The Queen’s Gambit Has Caused a Huge Surge in Chess Set Sales and Online Classes

Anya Taylor-Joy as Beth Harmon in The Queen’s Gambit (2020).
Anya Taylor-Joy as Beth Harmon in The Queen’s Gambit (2020). / Phil Bray/Netflix © 2020
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The Queen’s Gambit, a new miniseries about a chess prodigy named Beth Harmon (played by Anya Taylor-Joy), is one of the most popular dramas on Netflix right now—but it’s not just the show itself viewers are talking about. If you’ve debated taking up chess once you’ve finished binge-watching the show, you’re not alone. In fact, eBay reported a 273 percent increase in searches for chess sets within 10 days of the show’s release, while the word chess nearly doubled in Google searches from the previous year.

In addition to curious users searching for chess-related articles online, they're also flocking to video platforms to learn how to play. As reported by Salon, chess master Levy Rozman went from an average of 70,000 views a day on his GothamChess Twitch channel to 500,000 shortly after the show came out. His most popular video? “How to Play the Queen’s Gambit.”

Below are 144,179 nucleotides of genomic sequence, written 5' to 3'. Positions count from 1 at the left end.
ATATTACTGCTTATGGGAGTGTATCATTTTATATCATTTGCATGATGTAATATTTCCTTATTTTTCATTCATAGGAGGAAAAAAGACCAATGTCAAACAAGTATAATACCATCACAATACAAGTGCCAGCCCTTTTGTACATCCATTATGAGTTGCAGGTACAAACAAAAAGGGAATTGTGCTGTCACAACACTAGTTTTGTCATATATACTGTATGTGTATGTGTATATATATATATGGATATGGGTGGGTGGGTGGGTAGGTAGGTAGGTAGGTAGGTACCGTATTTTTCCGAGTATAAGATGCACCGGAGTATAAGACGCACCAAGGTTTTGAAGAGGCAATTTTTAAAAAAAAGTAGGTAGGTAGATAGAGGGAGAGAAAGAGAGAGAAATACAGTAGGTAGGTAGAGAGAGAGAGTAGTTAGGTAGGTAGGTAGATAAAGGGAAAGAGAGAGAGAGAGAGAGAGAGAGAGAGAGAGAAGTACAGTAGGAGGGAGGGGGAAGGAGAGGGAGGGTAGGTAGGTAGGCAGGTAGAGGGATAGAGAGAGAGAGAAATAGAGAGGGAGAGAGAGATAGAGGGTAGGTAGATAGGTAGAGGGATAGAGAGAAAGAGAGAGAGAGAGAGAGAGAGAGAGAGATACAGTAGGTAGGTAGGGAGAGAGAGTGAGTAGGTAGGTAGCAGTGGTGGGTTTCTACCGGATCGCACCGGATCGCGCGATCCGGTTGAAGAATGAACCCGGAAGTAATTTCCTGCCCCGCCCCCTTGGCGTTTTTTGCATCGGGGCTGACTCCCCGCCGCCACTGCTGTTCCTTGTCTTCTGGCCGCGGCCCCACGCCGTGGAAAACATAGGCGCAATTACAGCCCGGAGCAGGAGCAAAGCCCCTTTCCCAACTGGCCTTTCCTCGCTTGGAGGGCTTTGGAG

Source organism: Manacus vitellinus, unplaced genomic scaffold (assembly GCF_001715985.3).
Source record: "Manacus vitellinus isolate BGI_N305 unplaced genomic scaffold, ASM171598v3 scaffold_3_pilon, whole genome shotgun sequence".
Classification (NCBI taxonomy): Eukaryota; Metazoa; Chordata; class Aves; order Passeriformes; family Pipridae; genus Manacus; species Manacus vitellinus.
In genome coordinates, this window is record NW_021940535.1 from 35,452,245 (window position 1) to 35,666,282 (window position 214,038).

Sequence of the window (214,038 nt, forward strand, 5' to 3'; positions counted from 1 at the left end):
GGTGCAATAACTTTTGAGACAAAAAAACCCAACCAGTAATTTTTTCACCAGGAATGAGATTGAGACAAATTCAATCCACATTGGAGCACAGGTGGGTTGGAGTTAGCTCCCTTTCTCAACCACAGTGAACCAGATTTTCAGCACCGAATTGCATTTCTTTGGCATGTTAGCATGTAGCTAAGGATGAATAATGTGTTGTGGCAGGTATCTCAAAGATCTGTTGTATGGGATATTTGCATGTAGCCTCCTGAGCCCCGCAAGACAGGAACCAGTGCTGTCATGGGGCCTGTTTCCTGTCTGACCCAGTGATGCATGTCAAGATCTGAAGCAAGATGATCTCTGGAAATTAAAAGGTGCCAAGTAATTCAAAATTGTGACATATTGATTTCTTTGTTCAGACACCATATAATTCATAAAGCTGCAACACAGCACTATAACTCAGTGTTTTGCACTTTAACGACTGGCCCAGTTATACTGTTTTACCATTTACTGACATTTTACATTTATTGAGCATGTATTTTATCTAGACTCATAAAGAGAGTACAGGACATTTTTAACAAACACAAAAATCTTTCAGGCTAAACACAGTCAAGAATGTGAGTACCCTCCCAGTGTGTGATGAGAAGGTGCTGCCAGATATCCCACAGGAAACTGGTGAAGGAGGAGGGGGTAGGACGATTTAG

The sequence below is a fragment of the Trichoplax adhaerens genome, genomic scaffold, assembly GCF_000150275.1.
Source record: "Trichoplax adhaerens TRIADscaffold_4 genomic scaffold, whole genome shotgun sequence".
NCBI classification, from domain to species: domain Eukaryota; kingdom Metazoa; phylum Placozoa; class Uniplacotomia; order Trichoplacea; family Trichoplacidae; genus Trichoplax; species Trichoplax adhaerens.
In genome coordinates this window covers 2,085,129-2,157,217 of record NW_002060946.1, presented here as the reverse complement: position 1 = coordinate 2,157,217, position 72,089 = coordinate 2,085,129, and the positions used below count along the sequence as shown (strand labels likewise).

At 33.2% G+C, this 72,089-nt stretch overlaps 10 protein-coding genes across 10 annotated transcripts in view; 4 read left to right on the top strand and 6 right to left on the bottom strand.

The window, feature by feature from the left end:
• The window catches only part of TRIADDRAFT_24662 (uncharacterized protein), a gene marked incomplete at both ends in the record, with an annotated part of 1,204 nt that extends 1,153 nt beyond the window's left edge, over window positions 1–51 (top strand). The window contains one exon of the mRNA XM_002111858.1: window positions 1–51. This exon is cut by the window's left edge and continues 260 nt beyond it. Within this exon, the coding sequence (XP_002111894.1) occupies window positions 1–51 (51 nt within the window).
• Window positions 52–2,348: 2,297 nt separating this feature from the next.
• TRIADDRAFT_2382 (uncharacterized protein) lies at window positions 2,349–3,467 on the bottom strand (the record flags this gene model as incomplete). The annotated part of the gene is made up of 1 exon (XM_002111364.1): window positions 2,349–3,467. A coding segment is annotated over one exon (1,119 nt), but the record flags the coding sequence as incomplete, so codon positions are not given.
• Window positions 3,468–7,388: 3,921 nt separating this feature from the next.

Chess apps have also seen a huge increase in interest, with the game app reaching the no. 3 spot in the strategy games category on U.S. iPhones in mid-November, according to App Annie. In the overall game download category, has moved up 256 spots since the show's debut, settling in at no. 62 in the U.S.

The buzz is thanks in part to the show’s efforts to produce chess tournaments that feel as authentic as possible. Garry Kasparov, regarded as one of the world’s greatest living chess players, served as a consultant on the series, along with famous chess coach Bruce Pandolfini (who also consulted on the original 1983 novel). Together, they “created a bible of games and positions,” according to The New York Times, and worked closely with actors to ensure that each of the show’s 300-plus games felt as authentic as possible.

If The Queen’s Gambit has inspired you to give it a shot, a chess class on Skillshare or MasterClass can help you learn the game and hone your skills. Once you can at least name all of the pieces on a chess board, you’re ready to start playing. Investing in a classic board ($39) is always the best option—it can serve as a nice display piece in addition to a game set—but you can also indulge your other pop culture interests at the same time with a Harry Potter ($34) or The Lord of the Rings ($40) board. As Beth Harmon says, “Chess isn’t always competitive. Chess can also be beautiful.”

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